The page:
Next year's budget, worth about $68.5 billion, made its way into City Hall in boxes Thursday.
A fiscal agreement that was reached Monday between the Council and the Bloomberg administration speaker saves child care and after-school programs from the chopping block and keeps 20 fire companies from shuttering.
"What a government or person spends money on speaks volumes about that person or that entity and what is important to them," said City Council Speaker Christine Quinn.
What was once doomsday instead led to celebrations on the steps of city hall.
"Had we not been able to restore the funds and negotiate a different budget than what the mayor gave us, it would have been a disaster," said Councilman Albert Vann.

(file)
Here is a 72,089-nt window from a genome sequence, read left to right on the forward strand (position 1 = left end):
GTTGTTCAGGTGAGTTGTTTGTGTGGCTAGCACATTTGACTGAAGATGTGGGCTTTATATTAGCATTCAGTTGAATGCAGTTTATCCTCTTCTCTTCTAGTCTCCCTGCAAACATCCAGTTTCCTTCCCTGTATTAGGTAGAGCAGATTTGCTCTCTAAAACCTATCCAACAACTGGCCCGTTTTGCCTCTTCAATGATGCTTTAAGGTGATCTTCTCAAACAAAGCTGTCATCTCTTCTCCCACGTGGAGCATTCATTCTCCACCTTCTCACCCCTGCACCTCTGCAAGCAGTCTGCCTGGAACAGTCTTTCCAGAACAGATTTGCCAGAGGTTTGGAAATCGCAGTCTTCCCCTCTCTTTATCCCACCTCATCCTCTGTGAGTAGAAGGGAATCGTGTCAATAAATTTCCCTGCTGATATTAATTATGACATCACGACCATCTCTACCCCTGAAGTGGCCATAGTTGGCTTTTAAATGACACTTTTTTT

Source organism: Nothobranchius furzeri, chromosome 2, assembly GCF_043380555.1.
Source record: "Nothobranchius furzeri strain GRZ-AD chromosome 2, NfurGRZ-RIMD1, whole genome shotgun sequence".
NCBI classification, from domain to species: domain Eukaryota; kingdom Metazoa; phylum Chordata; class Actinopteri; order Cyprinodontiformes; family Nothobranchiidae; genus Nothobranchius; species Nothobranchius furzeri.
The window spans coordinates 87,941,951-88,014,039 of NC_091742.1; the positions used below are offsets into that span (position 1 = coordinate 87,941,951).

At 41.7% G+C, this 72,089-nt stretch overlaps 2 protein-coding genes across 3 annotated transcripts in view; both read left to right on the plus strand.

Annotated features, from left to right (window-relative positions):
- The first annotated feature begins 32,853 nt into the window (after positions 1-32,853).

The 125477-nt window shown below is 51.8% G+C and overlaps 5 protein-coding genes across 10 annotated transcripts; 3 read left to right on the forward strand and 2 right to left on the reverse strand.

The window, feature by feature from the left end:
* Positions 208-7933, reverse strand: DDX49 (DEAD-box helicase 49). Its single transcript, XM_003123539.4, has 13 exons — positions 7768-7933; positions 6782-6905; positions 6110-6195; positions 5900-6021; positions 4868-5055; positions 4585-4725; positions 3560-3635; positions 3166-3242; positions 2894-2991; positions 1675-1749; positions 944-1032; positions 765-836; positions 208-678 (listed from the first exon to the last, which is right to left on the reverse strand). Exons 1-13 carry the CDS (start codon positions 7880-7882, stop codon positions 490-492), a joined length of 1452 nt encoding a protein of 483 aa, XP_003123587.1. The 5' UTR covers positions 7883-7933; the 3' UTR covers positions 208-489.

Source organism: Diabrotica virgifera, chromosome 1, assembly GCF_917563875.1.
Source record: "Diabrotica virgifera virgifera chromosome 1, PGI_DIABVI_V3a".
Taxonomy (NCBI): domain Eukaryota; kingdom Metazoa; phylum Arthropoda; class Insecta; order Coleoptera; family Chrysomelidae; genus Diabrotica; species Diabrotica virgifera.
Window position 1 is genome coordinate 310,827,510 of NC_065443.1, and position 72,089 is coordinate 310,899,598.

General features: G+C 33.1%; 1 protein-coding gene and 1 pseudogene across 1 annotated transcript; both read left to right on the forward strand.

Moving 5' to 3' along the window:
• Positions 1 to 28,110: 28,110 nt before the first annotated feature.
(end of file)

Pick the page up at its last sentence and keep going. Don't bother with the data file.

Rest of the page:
"When it comes to children and education, they are right there for us," said Andrea Anthony of the Day Care Council of New York.
But not everything at City Hall on Thursday was a cause for celebration, at least for Mayor Bloomberg.
In addition to the budget, the council also overrode the mayor's veto of the controversial living wage legislation, a proposal that would require some city subsidized developers to pay their employees $10 an hour plus benefits.
In the past, Bloomberg has threatened to sue the council over the measure.
Quinn, normally a Bloomberg ally, brushed off the threat.
"I don't understand why the mayor would sue but if he sues we'll defend the bill and we will win," she said.
The mayor's office wouldn't not comment on the council's override on Thursday. The living wage bill is set to go into effect in 90 days.